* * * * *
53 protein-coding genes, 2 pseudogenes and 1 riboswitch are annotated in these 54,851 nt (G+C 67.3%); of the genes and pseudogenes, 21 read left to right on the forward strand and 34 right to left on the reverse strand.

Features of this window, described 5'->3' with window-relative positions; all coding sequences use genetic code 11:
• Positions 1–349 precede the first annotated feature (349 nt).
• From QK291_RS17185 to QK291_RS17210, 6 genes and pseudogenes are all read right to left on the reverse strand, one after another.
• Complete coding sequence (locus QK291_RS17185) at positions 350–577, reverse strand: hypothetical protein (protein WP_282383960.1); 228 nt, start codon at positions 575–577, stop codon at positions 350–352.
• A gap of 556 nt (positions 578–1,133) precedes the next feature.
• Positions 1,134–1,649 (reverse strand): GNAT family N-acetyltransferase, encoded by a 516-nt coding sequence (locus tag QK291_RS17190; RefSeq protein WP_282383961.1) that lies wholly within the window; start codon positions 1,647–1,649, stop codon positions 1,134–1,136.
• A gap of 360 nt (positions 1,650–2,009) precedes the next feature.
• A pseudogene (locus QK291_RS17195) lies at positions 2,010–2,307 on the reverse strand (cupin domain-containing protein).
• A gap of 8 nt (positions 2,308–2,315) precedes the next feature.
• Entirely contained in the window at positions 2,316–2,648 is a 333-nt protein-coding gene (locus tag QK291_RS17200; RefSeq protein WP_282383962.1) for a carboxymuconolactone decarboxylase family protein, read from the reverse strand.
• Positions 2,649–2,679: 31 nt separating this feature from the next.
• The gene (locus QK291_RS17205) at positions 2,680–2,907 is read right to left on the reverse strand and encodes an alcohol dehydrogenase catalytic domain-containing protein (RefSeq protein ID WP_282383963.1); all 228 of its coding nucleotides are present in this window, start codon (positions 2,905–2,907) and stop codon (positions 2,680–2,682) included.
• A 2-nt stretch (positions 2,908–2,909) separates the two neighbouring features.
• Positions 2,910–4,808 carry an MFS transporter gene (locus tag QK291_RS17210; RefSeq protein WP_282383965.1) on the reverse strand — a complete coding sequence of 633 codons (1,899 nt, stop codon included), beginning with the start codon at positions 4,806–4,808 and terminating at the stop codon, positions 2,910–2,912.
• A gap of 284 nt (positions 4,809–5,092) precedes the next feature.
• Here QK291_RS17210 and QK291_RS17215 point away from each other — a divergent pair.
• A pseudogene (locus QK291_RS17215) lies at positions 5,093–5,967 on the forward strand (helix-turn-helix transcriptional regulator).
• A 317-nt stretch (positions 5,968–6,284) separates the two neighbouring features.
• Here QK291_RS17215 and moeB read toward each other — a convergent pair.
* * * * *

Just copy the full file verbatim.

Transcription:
53 protein-coding genes, 2 pseudogenes and 1 riboswitch are annotated in these 54,851 nt (G+C 67.3%); of the genes and pseudogenes, 21 read left to right on the forward strand and 34 right to left on the reverse strand.

Features of this window, described 5'->3' with window-relative positions; all coding sequences use genetic code 11:
• Positions 1–349 precede the first annotated feature (349 nt).
• From QK291_RS17185 to QK291_RS17210, 6 genes and pseudogenes are all read right to left on the reverse strand, one after another.
• Complete coding sequence (locus QK291_RS17185) at positions 350–577, reverse strand: hypothetical protein (protein WP_282383960.1); 228 nt, start codon at positions 575–577, stop codon at positions 350–352.
• A gap of 556 nt (positions 578–1,133) precedes the next feature.
• Positions 1,134–1,649 (reverse strand): GNAT family N-acetyltransferase, encoded by a 516-nt coding sequence (locus tag QK291_RS17190; RefSeq protein WP_282383961.1) that lies wholly within the window; start codon positions 1,647–1,649, stop codon positions 1,134–1,136.
• A gap of 360 nt (positions 1,650–2,009) precedes the next feature.
• A pseudogene (locus QK291_RS17195) lies at positions 2,010–2,307 on the reverse strand (cupin domain-containing protein).
• A gap of 8 nt (positions 2,308–2,315) precedes the next feature.
• Entirely contained in the window at positions 2,316–2,648 is a 333-nt protein-coding gene (locus tag QK291_RS17200; RefSeq protein WP_282383962.1) for a carboxymuconolactone decarboxylase family protein, read from the reverse strand.
• Positions 2,649–2,679: 31 nt separating this feature from the next.
• The gene (locus QK291_RS17205) at positions 2,680–2,907 is read right to left on the reverse strand and encodes an alcohol dehydrogenase catalytic domain-containing protein (RefSeq protein ID WP_282383963.1); all 228 of its coding nucleotides are present in this window, start codon (positions 2,905–2,907) and stop codon (positions 2,680–2,682) included.
• A 2-nt stretch (positions 2,908–2,909) separates the two neighbouring features.
• Positions 2,910–4,808 carry an MFS transporter gene (locus tag QK291_RS17210; RefSeq protein WP_282383965.1) on the reverse strand — a complete coding sequence of 633 codons (1,899 nt, stop codon included), beginning with the start codon at positions 4,806–4,808 and terminating at the stop codon, positions 2,910–2,912.
• A gap of 284 nt (positions 4,809–5,092) precedes the next feature.
• Here QK291_RS17210 and QK291_RS17215 point away from each other — a divergent pair.
• A pseudogene (locus QK291_RS17215) lies at positions 5,093–5,967 on the forward strand (helix-turn-helix transcriptional regulator).
• A 317-nt stretch (positions 5,968–6,284) separates the two neighbouring features.
• Here QK291_RS17215 and moeB read toward each other — a convergent pair.